A massive overhaul to one of West Seattle’s main arterials that had been planned since 2012 and long envisioned by the neighborhood was suddenly put on hold by the Seattle Department of Transportation, months before construction was set to begin, we learned in late January thanks to reporting by the West Seattle Blog.
Fauntleroy Way between the West Seattle Bridge and SW Alaska St resembles the freeway it serves: there are very few places to safely cross the street as a pedestrian, and the walking environment is extremely substandard. There is little buffer between fast-moving traffic and the sidewalk, and there is no place to safely bike along the street.
The project would have rechanneled the street, creating space for a landscaped median, protected bike lanes along most of the street, and a landscaped buffer between the sidewalk and the street. The bike connections created here are pretty pivotal: connecting SW Alaska Street to SW Avalon Way brings the center of West Seattle, at SW Alaska St and California St, a huge step closer to being connected via all-ages-and-abilities route directly to Downtown Seattle via existing off-street trail facilities. Fauntleroy Way is home to the West Seattle Trader Joe’s, and a Whole Foods is planned near the project area as well. It is, in short, not an acceptable walking environment at the heart of an urban village in Seattle, to say nothing of off-limits for anything but unpleasant sidewalk biking.
The street has been identified for improvements by the neighborhood for a very time: a community-led push started in 1999 but it was not until 2012 that a final concept plan was completed. In 2015, the plan was put on hold at 60% design due to a lack of full funding to complete the project. It was brought back to life and was one of the centerpiece multimodal projects of the 2015 Move Seattle levy and planning began again in 2016. That year, voters passed Sound Transit 3, which called for a light rail line between Ballard and West Seattle. It took until early 2018 for Seattle Department of Transportation (SDOT) to let that potential conflict put the project on hold.
Councilmember Lisa Herbold, who represents West Seattle, commented on the issue when reached by the West Seattle Blog:
We’re working to insure that if Sound Transit builds the representative alignment then Sound Transit will be responsible for rebuilding to project-level standards if they dig up the same portion of the street. If Sound Transit, on the other hand, chooses a different alignment and we move forward with the Fauntleroy Boulevard Project and SDOT determines that there are increased costs as a result of cost escalation due to the delay, then we’ll work to see that Sound Transit picks up those extra costs. Sound Transit won’t make final alignment decisions until late 2019, so in the meantime, we need to be working to prepare for a possible reallocation of levy dollars, based on what we have heard and will hear from the community about West Seattle’s transportation priorities. We don’t want to wait on Sound Transit to keep delivering levy improvements in West Seattle.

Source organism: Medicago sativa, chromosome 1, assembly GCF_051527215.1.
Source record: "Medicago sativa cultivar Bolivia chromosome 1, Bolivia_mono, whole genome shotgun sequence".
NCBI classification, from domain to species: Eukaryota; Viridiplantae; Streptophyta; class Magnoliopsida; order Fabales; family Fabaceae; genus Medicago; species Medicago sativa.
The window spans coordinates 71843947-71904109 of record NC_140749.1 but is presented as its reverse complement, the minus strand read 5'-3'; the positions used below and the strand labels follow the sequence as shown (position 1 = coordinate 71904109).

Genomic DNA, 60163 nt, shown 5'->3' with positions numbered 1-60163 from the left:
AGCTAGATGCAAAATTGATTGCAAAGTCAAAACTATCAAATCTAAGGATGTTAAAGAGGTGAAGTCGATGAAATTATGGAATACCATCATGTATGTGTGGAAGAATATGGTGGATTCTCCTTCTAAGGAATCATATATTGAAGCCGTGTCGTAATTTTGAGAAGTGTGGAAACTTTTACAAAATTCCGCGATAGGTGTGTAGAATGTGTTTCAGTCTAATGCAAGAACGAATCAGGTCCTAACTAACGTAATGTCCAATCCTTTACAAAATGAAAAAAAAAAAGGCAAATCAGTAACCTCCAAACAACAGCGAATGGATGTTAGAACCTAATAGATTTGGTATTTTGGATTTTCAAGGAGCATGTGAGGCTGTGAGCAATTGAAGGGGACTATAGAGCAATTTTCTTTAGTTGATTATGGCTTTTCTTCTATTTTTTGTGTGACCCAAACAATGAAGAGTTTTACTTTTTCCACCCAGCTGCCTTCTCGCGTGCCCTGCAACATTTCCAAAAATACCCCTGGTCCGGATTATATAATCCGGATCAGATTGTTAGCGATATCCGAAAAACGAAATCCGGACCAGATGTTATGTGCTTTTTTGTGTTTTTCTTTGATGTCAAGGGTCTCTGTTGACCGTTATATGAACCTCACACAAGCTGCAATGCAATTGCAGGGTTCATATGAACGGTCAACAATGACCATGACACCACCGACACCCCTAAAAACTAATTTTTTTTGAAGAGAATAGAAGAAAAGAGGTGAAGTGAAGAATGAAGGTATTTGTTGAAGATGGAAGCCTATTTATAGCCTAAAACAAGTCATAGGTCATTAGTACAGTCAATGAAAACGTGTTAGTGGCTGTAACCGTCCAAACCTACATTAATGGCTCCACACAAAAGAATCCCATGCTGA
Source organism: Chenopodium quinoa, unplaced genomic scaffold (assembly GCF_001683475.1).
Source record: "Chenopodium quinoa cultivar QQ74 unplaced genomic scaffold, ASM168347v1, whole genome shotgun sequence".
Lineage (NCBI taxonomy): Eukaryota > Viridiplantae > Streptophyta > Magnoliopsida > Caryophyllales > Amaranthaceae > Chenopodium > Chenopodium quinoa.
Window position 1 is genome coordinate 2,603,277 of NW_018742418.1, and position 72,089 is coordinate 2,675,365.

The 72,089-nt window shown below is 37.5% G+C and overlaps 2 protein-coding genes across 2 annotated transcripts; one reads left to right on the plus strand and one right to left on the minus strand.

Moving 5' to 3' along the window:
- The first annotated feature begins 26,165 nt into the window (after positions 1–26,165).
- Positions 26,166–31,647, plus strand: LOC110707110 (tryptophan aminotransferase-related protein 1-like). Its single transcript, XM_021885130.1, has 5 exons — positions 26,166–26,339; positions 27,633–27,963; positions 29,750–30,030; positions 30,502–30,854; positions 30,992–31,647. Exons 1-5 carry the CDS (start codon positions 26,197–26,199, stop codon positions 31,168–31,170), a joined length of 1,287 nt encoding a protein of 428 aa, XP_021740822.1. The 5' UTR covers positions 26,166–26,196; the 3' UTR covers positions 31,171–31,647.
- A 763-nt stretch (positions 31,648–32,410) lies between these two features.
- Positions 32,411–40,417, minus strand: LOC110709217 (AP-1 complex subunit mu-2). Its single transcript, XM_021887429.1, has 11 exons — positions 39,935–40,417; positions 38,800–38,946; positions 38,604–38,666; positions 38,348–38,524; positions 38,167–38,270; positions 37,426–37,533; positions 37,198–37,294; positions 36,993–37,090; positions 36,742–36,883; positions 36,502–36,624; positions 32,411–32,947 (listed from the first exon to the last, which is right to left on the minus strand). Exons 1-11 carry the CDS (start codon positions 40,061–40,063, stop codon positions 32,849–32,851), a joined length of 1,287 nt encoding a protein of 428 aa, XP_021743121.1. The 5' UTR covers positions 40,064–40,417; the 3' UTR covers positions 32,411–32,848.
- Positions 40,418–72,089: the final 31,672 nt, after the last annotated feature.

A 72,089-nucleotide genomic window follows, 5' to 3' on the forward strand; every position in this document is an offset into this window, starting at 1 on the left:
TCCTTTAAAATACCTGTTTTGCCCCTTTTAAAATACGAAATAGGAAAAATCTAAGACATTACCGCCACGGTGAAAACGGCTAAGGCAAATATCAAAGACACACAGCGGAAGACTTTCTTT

It seem like an odd statement to put Sound Transit on the hook simply for the fact that they might have used Fauntleroy Way–even if it ultimately isn’t chosen as the alignment–particularly when the reason the project is being put on hold and the reason it’s taken almost 20 years to complete is wholly the fault of SDOT. It’s also unlikely that Sound Transit would need to utilize the entirety of Fauntleroy Way from sidewalk to sidewalk, so the improved pedestrian facilities and completing the bike lanes as called for in the bike master plan seems like a no-brainer while perhaps constructing a beautiful median divider can wait.
Last week at the Seattle Bike Advisory Board, the board expressed frustration that the project was put on hold but was told that SDOT had not yet prepared formal answers to their questions, which included what projects the Move Seattle dollars could possibly be re-allocated to while the light rail alignment was being determined. This post will be updated when those questions are answered.
It is worth noting that during a three-year study period that SDOT analyzed to evaluate the the safety impact of improvements along the corridor, there were no pedestrian-involved collisions recorded during that time, only one bicycle-involved collision, and no fatal collisions for any road users.
Fauntleroy Way is a project that bike and pedestrian activists had been counting on for a very long time: its hold is another frustrating setback in the life of Move Seattle funding, and there are a lot of questions that are still unanswered.